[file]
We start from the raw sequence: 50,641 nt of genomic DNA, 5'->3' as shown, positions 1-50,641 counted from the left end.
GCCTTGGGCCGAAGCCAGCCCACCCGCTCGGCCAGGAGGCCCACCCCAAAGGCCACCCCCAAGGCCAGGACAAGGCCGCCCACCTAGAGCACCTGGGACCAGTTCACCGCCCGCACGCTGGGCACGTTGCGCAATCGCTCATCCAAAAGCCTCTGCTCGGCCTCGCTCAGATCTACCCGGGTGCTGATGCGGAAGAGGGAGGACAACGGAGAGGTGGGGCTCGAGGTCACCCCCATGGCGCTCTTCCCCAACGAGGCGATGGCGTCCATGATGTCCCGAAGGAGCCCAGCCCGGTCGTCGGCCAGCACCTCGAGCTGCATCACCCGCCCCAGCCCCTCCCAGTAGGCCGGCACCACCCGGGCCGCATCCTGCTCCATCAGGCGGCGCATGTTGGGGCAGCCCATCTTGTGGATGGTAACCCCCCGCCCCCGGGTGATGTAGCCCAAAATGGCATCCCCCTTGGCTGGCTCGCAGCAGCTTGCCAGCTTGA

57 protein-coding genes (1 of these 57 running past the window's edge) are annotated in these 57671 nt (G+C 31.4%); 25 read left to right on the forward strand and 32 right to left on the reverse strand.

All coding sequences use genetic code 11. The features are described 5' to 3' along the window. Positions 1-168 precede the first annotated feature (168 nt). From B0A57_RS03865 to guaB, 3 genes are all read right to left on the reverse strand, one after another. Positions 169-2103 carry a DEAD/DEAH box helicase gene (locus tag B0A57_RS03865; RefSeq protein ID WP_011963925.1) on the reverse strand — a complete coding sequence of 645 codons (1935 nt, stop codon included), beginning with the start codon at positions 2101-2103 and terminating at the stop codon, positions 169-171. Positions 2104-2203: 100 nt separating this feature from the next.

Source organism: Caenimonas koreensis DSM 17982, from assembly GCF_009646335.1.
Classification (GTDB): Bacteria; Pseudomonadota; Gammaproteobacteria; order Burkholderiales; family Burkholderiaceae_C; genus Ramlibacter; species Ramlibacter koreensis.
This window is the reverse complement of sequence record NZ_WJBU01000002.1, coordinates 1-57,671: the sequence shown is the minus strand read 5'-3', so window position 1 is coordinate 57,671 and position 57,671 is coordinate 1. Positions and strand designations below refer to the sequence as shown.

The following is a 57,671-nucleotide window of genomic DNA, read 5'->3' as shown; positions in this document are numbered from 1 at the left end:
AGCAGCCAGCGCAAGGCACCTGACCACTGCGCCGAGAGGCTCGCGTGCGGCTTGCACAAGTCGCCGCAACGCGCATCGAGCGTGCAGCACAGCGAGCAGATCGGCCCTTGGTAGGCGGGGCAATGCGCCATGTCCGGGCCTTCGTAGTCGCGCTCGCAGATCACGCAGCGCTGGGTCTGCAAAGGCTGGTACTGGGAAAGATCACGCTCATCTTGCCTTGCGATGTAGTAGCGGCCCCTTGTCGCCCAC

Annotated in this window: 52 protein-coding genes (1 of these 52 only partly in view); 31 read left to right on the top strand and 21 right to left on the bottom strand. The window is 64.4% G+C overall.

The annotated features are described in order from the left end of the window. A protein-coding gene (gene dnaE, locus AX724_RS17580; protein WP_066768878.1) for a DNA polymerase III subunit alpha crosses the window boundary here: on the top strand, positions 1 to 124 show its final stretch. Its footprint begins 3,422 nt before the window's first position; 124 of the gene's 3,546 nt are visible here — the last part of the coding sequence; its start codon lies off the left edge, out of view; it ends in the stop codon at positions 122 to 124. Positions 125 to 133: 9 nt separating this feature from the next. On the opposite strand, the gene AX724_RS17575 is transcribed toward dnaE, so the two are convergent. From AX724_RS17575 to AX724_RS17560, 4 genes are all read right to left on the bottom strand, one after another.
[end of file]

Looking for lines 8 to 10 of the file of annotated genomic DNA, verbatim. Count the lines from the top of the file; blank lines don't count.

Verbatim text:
The following is a 57,671-nucleotide window of genomic DNA, read 5'->3' as shown; positions in this document are numbered from 1 at the left end:
AGCAGCCAGCGCAAGGCACCTGACCACTGCGCCGAGAGGCTCGCGTGCGGCTTGCACAAGTCGCCGCAACGCGCATCGAGCGTGCAGCACAGCGAGCAGATCGGCCCTTGGTAGGCGGGGCAATGCGCCATGTCCGGGCCTTCGTAGTCGCGCTCGCAGATCACGCAGCGCTGGGTCTGCAAAGGCTGGTACTGGGAAAGATCACGCTCATCTTGCCTTGCGATGTAGTAGCGGCCCCTTGTCGCCCAC

Annotated in this window: 52 protein-coding genes (1 of these 52 only partly in view); 31 read left to right on the top strand and 21 right to left on the bottom strand. The window is 64.4% G+C overall.